1.1 Introduction
1.1 Oscillations or Vibrations
1.1 Oscillations or Vibrations some important points
1.1 Wave Quantities
1.1 Wave Properties
1.1 Wave Types
1.1 Speed of Waves
1.1 Simple Harmonic Motion
1.1 Derivation of Period and Frequency for SHM
1.1 Energy in Simple Harmonic Motion
1.1 SHM & Simple Pendulum
1.1 Reflection and Transmission
1.1 Summary
Unit 1.1 Multiple Choice Questions - Waves
Unit 1.1 Multiple Choice Answers - Waves

 

Unit 1.1 Energy in Simple Harmonic Motion

Task:

(a) Determine velocity of the object at any position x when an object is in simple harmonic motion. (b) Explain the relationship between amplitude and energy possessed by the object.

Assumptions:

There is no friction in the system. The motion is sinusoidal and of a single frequency.

Consider a spring mass system in simple harmonic motion. As the mass oscillates back and forth the energy is continually interchanged between potential (Ep) and kinetic (Ek) energies. According to the Law of conservation of enery the total energy is constant as there is no friction or other losses in this system.

The object stops for an instant at the extremes where velocity = 0 and has maximum velocity vmax as it passes o (in either direction).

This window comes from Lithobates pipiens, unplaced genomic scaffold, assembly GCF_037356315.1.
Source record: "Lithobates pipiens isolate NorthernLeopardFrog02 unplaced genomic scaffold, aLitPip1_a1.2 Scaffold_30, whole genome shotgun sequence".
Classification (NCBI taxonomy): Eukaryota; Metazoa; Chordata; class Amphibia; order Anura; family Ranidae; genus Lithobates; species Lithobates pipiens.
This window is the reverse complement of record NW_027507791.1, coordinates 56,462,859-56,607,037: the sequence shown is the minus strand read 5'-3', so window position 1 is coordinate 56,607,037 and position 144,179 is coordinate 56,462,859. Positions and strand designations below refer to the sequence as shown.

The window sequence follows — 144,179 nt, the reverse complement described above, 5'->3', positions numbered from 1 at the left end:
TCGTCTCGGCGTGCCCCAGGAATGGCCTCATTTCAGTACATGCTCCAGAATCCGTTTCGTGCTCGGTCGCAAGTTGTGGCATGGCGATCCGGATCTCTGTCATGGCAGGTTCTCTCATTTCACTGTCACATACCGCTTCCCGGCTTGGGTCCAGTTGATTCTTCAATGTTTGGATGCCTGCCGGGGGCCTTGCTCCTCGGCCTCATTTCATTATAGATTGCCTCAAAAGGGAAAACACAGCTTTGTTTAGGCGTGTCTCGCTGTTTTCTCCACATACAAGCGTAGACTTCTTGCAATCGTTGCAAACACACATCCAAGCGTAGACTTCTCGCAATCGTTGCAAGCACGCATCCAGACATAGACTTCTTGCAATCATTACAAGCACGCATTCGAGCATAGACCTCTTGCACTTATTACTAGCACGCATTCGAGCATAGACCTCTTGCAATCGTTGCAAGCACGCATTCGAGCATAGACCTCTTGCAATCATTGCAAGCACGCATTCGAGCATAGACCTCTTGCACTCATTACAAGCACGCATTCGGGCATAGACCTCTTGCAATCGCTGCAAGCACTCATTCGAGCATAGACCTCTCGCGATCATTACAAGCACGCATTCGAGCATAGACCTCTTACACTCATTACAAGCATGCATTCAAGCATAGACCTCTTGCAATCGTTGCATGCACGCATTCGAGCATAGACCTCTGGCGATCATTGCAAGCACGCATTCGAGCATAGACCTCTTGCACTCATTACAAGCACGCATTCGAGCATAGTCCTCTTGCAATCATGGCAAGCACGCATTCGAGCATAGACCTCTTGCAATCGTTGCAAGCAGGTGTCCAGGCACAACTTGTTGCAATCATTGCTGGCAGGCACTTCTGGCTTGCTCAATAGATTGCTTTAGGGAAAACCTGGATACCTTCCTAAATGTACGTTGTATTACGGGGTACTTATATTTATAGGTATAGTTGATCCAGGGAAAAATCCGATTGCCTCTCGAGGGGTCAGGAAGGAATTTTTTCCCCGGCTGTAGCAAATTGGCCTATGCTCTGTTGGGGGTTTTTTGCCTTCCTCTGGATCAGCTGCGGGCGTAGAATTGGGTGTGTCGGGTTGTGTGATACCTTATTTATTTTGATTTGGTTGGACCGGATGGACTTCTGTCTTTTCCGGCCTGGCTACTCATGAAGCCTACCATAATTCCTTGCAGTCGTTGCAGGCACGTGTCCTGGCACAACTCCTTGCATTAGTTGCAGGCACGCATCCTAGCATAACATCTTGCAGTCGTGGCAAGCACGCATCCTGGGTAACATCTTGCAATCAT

When the object is at rest the Ek = 0 and Ep = max

When the object is at maximum velocity Ep = 0 and Ek = max

Recall

Ep = Work done

Work done = Average Force.displacement

Ep = ((F + 0)/2)x = ½Fx

Substuting F = kx from Hooke's Law

Ep = (kx)x

Ep = ½kx2

and Ek = ½mv2

pendulum1

Now By the law of conservation of energy Et = Ep + Ek

At -A, Et = Ep + Ek

Et = ½kA2 + 0

At -A, Et = ½kA2 --- Eq1

At O,  Et = 0 + ½mv2max

At OEt = ½mv2max ----Eq2

 Combining Eq1 and Eq2 we get ½kA2 = ½mv2max

=> v2max = (k/m)A2 ----Eq3

vmax = √(k/m)A ---- Eq4

At A, Et = ½kA2 + 0

At x, Et = ½kx2 + ½mv2

½kA2 = ½kx2 + ½mv2

=>fig2

fig3   ----- Eq5

Substituting Eq3 into Eq5 we get   fig4

fig5    ----- Eq6

Conclusion:

(a) From Eq6 we see that at any position x, the object moves back and forth, so its velocity can be either in the + or - direction, but its magnitude depends only on its position x.

Vmax when x = A or –A and v = 0 when x = 0.

(b) In Eq1 we see that Et = ½kA2 so clearly the total energy is proportional to the amplitude of the wave.

 

Exercise 1.1.11

Concept by Kishore Lal. Programmed by Kishore Lal... Copyright © 2015 Kishore Lal. All rights reserved.